Saturday, May 15, 2010

Not-One is Also One, Part 12

NOT–ONE IS ALSO ONE:
HEAVEN AND HUMAN
IN THE INNER CHAPTERS
OF THE ZHUANGZI
by Scott Bradley

Continuing with the discussion from Zhuangzi, Chapter 6...

This brings us back to Zhuangzi’s difficulty with the neat division of what Heaven does from what man does. How can we know which is which? How can we sort out the deliberate from the spontaneous, the free from the determined? All we can do is live it; we cannot know it.

It may be helpful to also look at a passage outside the Inner Chapters (Chapter 20) which obviously took up this same problem. In a dialogue between Confucius and his disciple Yen Hui the latter asks: What do you mean by, “What is man’s is one with what is Heaven’s”? Confucius replies: That something is man’s is of Heaven. That man is unable to take as his own what is Heaven’s is his nature. (Graham translation)

Legge renders the question: And what do you mean by saying that the Human and the Heavenly are one and the same?

The answer is that everything that man is and does is ultimately Nature. Legge sees this as so because they act with the same spontaneity, but this assumes that all that the human does is done spontaneously. Is this the case?

Even in his deliberate actions, is the human acting in spontaneity? In one sense, yes. For, whatever the human does, it is an expression of Nature, even its deliberate, non-spontaneous activity. And yet one of the givens of his nature is the ability to act out that spontaneity harmoniously with the Heavenly spontaneity, that is, non-deliberately. The oneness of Reality and Humanity is established, whatever the Human may do. Even the not-oneness of the Human is one with Reality. Yet, the Human is able to go beyond that not-oneness and ‘act’ in oneness, that is, in true spontaneity.

Graham, in his note on this passage, calls it “another attempt to solve the obstinate dichotomy of Heaven and man. In the last resort not only the spontaneous in man, but the deliberate actions for which he takes credit, derive from Heaven. The opposite position, that the man is author even of his spontaneous reactions, is repudiated.”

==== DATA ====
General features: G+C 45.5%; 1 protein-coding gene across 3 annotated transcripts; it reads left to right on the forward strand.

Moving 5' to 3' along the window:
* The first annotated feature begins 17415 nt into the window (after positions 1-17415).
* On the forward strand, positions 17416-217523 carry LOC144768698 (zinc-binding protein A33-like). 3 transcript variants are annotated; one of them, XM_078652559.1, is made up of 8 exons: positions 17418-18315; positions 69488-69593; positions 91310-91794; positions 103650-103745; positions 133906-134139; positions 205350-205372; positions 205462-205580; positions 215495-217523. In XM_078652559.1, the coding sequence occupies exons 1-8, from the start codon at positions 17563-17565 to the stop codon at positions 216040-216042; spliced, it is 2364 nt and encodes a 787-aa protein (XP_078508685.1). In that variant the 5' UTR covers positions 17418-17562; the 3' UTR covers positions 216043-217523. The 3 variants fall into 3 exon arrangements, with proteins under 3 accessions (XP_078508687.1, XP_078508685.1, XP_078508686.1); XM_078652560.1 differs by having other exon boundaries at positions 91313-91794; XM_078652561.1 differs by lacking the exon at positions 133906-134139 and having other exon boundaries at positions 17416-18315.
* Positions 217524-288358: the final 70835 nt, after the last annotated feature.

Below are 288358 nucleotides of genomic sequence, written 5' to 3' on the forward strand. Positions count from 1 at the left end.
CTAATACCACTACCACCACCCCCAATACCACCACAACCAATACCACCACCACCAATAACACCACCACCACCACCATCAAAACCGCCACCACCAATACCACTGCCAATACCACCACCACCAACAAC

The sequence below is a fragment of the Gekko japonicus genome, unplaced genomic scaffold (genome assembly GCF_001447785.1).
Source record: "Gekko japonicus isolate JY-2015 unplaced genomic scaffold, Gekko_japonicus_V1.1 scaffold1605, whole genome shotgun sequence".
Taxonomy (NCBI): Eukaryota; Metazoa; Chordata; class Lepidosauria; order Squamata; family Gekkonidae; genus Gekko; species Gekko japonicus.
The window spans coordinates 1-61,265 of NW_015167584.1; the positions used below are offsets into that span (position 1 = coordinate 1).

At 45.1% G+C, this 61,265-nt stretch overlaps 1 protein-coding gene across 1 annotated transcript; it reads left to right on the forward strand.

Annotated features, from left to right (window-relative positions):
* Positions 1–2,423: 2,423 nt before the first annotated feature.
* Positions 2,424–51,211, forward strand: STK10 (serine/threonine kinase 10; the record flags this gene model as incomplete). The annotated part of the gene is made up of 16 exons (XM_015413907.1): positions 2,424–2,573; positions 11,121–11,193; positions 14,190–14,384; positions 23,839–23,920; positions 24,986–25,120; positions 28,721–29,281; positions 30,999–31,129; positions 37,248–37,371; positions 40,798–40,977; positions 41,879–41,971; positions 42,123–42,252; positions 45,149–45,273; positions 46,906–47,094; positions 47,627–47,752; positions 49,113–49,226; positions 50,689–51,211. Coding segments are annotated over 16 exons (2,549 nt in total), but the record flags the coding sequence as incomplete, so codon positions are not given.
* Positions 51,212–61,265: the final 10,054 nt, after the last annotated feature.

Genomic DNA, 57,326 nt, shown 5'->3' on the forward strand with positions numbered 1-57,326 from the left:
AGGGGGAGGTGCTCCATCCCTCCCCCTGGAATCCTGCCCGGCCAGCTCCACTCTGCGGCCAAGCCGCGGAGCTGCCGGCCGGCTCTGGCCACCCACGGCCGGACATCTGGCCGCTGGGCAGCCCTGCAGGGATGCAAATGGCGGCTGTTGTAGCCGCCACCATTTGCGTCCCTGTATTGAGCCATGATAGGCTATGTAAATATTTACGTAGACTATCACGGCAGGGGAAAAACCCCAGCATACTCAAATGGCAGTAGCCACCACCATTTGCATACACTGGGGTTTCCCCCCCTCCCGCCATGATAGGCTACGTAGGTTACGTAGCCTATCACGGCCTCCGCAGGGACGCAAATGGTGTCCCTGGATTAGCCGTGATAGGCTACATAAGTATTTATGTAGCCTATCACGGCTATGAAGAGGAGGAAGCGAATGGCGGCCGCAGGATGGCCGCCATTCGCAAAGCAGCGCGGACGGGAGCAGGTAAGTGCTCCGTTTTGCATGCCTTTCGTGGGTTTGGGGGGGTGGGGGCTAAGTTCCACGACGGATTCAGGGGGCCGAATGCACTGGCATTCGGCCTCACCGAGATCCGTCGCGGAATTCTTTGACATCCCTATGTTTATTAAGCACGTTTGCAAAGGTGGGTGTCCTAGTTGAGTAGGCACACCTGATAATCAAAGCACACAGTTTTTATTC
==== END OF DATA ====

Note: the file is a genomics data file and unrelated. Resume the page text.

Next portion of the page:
I think this sums it up well, as long as we understand that to say that man is not the author of his spontaneous actions does not mean that there is no ‘freedom’ in man; to do so, would be to fall back into the trap of making definitive pronouncements about that which we can have no knowledge.

There is something most re-assuring in the thought that, in the end, whether we ‘succeed’ or ‘fail’ in our endeavor to live in harmony with Reality — or whether we endeavor to do so at all — Reality is expressed in however we live. In the end, our ‘successes’ hardly matter at all. What is One is one; what is not-one is also One. This is to hide the world in the world where the sage uses it (the human form) to roam in that from which nothing ever escapes.

The great advantage of the sage’s harmonization with Reality is the harmony itself; there is no other ‘reward’. We are reminded of the suggested consequence, conspicuously modest, of perfect knowledge proposed in the opening statement, a life long enough to realize the fullness of human potential. Yet even should one fail in this, Reality spreads its vast net around, over and under, all that is. Nothing is lost. Everything is fulfilled.

What have we learned in this consideration of the relationship between Heaven and Humanity? Many things. But I would suggest that the most important lesson has been that we need to unlearn. Zhuangzi gave us a tentatively proposed, positive declaration of how things are and then stirred it all up with a stick lest we think that we could know any such thing. Instead, he told us that true and genuine ‘knowledge’ is not ‘knowledge’ at all, but genuine experience, a life lived spontaneously and free of the fetters of ‘knowing’ what cannot be known.

Note: At the conclusion of this miniseries, a link will be provided for those interested in downloading or printing the entire document replete with footnotes.

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